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Spiritual Vitality & Attendance

It has been a busy week getting back into the flow of ministry after time out for vacation and the School for Congregational Development.  While gone I had the opportunity to engage in some stimulating reading:  Jesus Wars by Philip Jenkins, Church Unique: How Missional Leaders Cast Vision, Capture Culture, and Create Movement by Will Mancini, and The Great Omission: Reclaiming Jesus’ Essential Teachings on Discipleship (audio book) by Dallas Willard.  I will try to share some information on later blogs. Going through my email I got the chance to catch up on some other writings.  The work that Dr. Lovett H. Weems, Jr does out of the Lewis Center for Church Leadership is consistently excellent.  Recently he passed on some new findings about American Congregations based on the Cooperative Congregations Studies Partnership out of the Hartford Seminary foundation.  The report’s author is David Roozen, a noted researcher in the field.  I thought you might like a taste.
Some of the factors associated with growth in spiritual vitality and attendance are: 
   
 
  • Changing a congregation's style of worship or adding a new service tends to improve attendance, and there is a clear affinity found between contemporary worship and higher attendance. However, the quality of the worship appears to be more important than the style.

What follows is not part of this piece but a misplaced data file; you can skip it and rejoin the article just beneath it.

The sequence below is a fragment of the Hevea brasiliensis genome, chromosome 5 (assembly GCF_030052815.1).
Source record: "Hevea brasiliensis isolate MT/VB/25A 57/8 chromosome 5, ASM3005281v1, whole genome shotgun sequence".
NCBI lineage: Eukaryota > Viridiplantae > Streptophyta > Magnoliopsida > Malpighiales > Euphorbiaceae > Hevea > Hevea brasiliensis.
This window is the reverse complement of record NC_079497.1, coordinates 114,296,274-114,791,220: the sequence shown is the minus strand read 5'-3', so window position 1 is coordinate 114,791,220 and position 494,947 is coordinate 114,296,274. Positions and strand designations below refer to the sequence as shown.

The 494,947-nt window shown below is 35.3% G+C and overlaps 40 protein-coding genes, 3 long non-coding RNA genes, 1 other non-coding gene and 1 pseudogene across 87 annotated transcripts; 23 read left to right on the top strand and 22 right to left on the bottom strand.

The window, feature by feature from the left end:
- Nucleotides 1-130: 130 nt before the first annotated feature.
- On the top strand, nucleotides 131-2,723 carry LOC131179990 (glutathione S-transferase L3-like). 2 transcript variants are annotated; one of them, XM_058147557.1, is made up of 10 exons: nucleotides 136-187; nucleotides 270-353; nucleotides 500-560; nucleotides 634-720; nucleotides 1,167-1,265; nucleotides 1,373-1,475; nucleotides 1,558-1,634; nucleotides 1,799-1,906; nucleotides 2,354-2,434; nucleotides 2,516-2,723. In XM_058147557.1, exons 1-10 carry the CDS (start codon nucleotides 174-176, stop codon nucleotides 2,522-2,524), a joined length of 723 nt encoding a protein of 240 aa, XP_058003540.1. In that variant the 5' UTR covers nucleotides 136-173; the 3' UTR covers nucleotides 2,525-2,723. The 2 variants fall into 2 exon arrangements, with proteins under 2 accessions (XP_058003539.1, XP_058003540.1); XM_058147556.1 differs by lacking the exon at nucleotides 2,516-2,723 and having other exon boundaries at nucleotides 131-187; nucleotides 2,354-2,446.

• Congregations that have a clear identity and purpose tend to grow in attendance and spiritual vitality. This is true of churches that see themselves as more conservative than other churches and those that see themselves as more liberal than other churches.
  • There is rising interest in youth ministry. While not strongly associated with attendance growth, a strong relationship was found between youth ministry programs and increasing spiritual vitality of the congregation.
  • While no one method of contacting guests seems to work better than others, the number of different methods a congregation uses to connect with newcomers is highly associated with attendance growth.
  • Member involvement in reaching new members is tied strongly to growth in attendance and spiritual vitality. This connection is more important with Oldline Protestant churches than any others.
  • Contacting members who stop attending makes a positive difference in churches that average 300 or more in worship. However, large churches are the least likely to make such contacts.
  • Creating strong interpersonal bonds and purposefulness are two factors that decrease the likelihood of conflict.
  • There is a strong positive correlation between spiritual vitality and financial health. Increasing financial health leads to greater giving to mission.
A free download of the report can be found at http://faithcommunitiestoday.org/research-based-products-congregational-leadership.